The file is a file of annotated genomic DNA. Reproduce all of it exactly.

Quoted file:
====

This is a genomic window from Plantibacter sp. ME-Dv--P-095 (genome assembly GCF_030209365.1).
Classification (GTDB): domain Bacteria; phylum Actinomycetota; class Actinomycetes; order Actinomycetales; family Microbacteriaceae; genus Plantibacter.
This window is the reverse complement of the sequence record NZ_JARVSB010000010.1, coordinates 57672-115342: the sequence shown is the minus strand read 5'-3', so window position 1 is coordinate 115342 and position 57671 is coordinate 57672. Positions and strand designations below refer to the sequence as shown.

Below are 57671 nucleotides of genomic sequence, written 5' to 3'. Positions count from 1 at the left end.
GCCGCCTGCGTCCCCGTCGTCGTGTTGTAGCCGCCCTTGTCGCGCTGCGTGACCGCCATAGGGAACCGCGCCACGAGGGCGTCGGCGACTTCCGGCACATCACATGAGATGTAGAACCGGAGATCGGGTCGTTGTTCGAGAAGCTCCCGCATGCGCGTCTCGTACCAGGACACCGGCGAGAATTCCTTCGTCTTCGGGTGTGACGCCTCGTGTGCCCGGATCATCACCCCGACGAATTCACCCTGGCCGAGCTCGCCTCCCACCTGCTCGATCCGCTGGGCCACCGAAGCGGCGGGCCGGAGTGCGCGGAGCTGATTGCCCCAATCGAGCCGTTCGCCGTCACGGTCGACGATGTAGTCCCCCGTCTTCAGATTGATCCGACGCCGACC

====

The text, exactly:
This is a genomic window from Plantibacter sp. ME-Dv--P-095 (genome assembly GCF_030209365.1).
Classification (GTDB): domain Bacteria; phylum Actinomycetota; class Actinomycetes; order Actinomycetales; family Microbacteriaceae; genus Plantibacter.
This window is the reverse complement of the sequence record NZ_JARVSB010000010.1, coordinates 57672-115342: the sequence shown is the minus strand read 5'-3', so window position 1 is coordinate 115342 and position 57671 is coordinate 57672. Positions and strand designations below refer to the sequence as shown.

Below are 57671 nucleotides of genomic sequence, written 5' to 3'. Positions count from 1 at the left end.
GCCGCCTGCGTCCCCGTCGTCGTGTTGTAGCCGCCCTTGTCGCGCTGCGTGACCGCCATAGGGAACCGCGCCACGAGGGCGTCGGCGACTTCCGGCACATCACATGAGATGTAGAACCGGAGATCGGGTCGTTGTTCGAGAAGCTCCCGCATGCGCGTCTCGTACCAGGACACCGGCGAGAATTCCTTCGTCTTCGGGTGTGACGCCTCGTGTGCCCGGATCATCACCCCGACGAATTCACCCTGGCCGAGCTCGCCTCCCACCTGCTCGATCCGCTGGGCCACCGAAGCGGCGGGCCGGAGTGCGCGGAGCTGATTGCCCCAATCGAGCCGTTCGCCGTCACGGTCGACGATGTAGTCCCCCGTCTTCAGATTGATCCGACGCCGACC